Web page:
Terminal Access Controller Access Control System

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What Does Terminal Access Controller Access Control System Mean?

Terminal access controller access control system (TACACS) is an authentication protocol used for remote communication with any server housed in a UNIX network. TACACS provides an easy method of determining user network access via remote authentication server communication. The TACACS protocol uses port 49 by default.

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TACACS uses allow/deny mechanisms with authentication keys that correspond with usernames and passwords. Cisco, which designed and launched the TACACS protocol, is also its owner.

Techopedia Explains Terminal Access Controller Access Control System

The TACACS protocol, which has a very simple working mechanism, accepts a user query from a remote server and forwards this query for necessary action to the authentication server. The authentication server may allow or deny a user query on the host’s behalf. The host is a system or platform that runs on the server. The query result is sent to the query initiator as a feedback response.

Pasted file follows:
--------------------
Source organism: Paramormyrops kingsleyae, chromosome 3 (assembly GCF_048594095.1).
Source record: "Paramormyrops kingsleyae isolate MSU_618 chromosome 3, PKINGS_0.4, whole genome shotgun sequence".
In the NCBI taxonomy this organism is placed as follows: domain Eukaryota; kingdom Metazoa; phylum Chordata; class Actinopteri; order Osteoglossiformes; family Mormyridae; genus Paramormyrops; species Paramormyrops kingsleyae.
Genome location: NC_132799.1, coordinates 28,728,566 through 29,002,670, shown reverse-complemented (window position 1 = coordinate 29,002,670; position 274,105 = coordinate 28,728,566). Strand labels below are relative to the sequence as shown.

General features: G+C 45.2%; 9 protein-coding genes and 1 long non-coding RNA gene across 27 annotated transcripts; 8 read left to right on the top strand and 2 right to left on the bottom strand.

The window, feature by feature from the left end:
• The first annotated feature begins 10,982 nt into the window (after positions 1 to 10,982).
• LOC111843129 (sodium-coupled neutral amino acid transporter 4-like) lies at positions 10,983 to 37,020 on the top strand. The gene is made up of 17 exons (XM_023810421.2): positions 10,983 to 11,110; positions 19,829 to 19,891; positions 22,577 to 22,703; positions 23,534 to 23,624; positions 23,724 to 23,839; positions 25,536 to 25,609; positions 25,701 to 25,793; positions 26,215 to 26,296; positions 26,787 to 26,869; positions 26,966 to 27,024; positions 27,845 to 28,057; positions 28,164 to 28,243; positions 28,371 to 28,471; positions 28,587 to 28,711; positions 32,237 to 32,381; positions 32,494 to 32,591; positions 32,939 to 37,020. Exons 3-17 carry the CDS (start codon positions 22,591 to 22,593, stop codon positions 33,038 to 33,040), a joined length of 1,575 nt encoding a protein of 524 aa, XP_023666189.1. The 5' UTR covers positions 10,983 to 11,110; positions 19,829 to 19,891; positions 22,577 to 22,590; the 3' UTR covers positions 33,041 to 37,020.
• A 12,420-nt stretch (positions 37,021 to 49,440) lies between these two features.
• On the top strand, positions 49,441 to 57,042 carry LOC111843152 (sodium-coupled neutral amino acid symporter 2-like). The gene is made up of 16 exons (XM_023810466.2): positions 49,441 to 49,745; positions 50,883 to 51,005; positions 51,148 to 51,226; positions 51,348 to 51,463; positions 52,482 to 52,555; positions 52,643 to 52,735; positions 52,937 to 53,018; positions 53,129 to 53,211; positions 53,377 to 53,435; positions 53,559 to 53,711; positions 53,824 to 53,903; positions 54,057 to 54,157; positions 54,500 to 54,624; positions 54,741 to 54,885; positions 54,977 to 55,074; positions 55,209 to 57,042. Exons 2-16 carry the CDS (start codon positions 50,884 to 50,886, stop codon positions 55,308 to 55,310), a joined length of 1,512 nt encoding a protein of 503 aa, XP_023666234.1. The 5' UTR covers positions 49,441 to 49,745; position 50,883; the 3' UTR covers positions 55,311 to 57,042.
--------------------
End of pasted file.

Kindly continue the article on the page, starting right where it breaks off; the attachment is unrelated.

The routing node used in dialup connections during the user login process allows or denies user access based on the query’s response.

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Margaret Rouse
Senior Editor
Margaret Rouse
Senior Editor

Margaret is an award-winning technical writer and teacher known for her ability to explain complex technical subjects to a non-technical business audience. Over the past twenty years, her IT definitions have been published by Que in an encyclopedia of technology terms and cited in articles by the New York Times, Time Magazine, USA Today, ZDNet, PC Magazine, and Discovery Magazine. She joined Techopedia in 2011. Margaret's idea of a fun day is helping IT and business professionals learn to speak each other’s highly specialized languages.